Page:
I recently read of an academic study where people were offered one pair of socks from among seven pairs. Once they made their selection they were asked to explain/defend their choice. People spoke of colours, designs, textures, and other elements of sockness that drove their selection. The interesting component is that the 7 pairs were all the same and most people didn’t even know it; and in their minds they concocted stories to justify making a selection.
We all must make up stories, or reasons/justifications, for the actions we take (and those we don’t take but feel guilty about). There is something deep in us that resents the very concept of doing something “just because.”
I wonder what your reason for investigating spiritual practices might be?
What story are you telling yourself and how does it impact your walk of faith?
Do you have spiritual goals? What happens if you accomplish them? What happens if you don’t?
My congregation recently studied walking as a spiritual practice and someone shared a copy of the movie called The Way, it’sabout some folks walking the Compostela pilgrimage. They are all walking, ostensibly for one reason (though their reasons vary), by the end they are comfortable admitting the new or real reason (to them themselves and to others), or reason that was revealed along the way, for their walks is something different than they thought. They were explaining the walk to themselves in order to justify it, but at root they were walking for other reasons that needed working out, and the working out required walking, they knew this intuitively.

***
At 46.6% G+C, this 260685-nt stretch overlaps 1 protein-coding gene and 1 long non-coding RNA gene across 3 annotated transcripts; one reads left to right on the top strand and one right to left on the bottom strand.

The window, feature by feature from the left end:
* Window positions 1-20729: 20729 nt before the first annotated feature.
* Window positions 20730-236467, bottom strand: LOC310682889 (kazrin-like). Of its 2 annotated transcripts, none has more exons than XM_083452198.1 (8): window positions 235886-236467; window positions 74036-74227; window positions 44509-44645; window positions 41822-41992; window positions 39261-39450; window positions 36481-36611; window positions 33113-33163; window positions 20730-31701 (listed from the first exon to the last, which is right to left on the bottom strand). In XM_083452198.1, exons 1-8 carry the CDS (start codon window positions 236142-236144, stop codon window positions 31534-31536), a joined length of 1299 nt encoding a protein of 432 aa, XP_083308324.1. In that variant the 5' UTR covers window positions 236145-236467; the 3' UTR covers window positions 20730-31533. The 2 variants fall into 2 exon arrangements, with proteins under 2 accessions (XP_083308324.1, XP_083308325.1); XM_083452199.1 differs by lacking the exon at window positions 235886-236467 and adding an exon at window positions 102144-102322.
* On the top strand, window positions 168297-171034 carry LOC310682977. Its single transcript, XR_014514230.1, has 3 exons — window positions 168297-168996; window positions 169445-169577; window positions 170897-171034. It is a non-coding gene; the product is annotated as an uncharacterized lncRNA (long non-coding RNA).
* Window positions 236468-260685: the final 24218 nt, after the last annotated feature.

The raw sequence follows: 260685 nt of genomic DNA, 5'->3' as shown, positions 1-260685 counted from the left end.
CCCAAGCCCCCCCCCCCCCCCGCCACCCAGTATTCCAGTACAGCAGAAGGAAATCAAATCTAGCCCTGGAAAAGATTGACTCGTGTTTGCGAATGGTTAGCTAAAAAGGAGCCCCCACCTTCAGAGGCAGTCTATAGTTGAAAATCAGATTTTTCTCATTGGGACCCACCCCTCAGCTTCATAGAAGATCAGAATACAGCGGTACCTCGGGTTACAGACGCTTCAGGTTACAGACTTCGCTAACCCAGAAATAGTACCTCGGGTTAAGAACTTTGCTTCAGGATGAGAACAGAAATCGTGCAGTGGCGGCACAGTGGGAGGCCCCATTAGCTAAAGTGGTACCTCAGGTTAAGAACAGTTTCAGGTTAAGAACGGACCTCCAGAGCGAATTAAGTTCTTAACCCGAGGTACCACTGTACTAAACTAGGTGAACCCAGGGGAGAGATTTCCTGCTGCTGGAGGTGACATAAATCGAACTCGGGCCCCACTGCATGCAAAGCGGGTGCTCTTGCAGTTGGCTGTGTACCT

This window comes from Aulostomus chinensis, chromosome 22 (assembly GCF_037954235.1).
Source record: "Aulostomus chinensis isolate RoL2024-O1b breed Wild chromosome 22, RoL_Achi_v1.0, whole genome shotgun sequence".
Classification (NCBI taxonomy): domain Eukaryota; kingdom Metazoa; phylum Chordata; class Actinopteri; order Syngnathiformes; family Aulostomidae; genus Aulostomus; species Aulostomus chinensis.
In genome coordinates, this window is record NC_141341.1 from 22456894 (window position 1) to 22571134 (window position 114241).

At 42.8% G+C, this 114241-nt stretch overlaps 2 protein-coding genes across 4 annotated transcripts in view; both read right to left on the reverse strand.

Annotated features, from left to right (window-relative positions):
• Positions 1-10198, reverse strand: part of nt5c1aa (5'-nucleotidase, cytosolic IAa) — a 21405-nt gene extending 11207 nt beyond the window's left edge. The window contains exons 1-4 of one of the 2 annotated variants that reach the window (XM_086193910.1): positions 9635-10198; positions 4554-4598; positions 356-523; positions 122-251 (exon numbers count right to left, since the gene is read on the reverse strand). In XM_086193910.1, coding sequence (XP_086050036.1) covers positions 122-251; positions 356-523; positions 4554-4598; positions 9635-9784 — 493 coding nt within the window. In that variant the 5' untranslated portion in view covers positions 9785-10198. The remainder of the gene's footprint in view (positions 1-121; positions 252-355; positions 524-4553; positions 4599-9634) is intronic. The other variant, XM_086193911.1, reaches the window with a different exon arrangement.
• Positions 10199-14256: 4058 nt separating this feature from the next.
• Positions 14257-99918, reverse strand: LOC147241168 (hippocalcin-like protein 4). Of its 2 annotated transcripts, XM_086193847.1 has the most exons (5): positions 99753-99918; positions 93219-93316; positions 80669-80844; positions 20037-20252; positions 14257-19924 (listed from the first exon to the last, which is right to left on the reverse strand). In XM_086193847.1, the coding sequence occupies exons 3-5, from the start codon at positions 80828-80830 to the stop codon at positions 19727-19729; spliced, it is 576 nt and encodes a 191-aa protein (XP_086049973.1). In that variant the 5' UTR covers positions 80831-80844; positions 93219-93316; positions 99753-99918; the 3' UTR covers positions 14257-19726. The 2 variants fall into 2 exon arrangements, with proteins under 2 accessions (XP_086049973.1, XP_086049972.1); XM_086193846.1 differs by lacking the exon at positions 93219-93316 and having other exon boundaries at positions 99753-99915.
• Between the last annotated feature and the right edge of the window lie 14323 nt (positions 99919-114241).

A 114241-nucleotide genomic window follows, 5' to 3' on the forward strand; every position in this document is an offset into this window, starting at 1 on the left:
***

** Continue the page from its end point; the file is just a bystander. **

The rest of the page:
As you walk your spiritual journey, reading blogs, and hopefully trying out practices and paying attention for God being at work in the world, I hope and pray that God will surprise you with unforeseen outcomes as you walk your path. No matter why you think you have set out, I pray God meets you along the way and surprises you with wonderful insights and truths about Himself and about you, the sorts of revelations that we know intuitively are divine in nature. Often when the reason changes it isn’t as arbitrary as how those folks chose socks but rather is a sign of the Holy Spirit working in you moving you mind to where it needs to focus.
Don’t feel pressured by your goals, intentions, holy desires, or by others who want to see you grow and flourish spiritually. One ingredient of the path that we can all be sure of is imperfection. Most of us grew up with parents, teachers, siblings, and friends who expected us to try hard and lean towards accomplishment and perfection. We have been trained to seek out the “right” way to do a thing and then to “do it properly.” One of the hardest parts of the spiritual practices is that there is no such thing as a universal perfect. Just as there is no one correct reason to walk the Compostela trail there is no one spiritual discipline nor one way to do even the ones we do agree on. There is no one way to pray, meditate, read the bible, journal, share a table, make love, or anything else. No one wins at these; we all just walk along the path before us. Some go further or faster, some paths are narrow others seem more wide.
My point is we must drop the habit of seeking perfection, Jesus was perfect, we are not. Jesus prayed perfectly connected to God, we are more like the disciples who kept falling asleep.
I invite you to ponder who you are trying to impress or please with your spiritual journey and why. We remain humble and open, we learn and we reflect. It is neither good nor bad but it is calling us to our path. Wobbly and imperfect with unpredictable stops along the way.
So, forget perfect and embrace your path.
Take a moment to consider your why, be honest, open, and courageous as you do.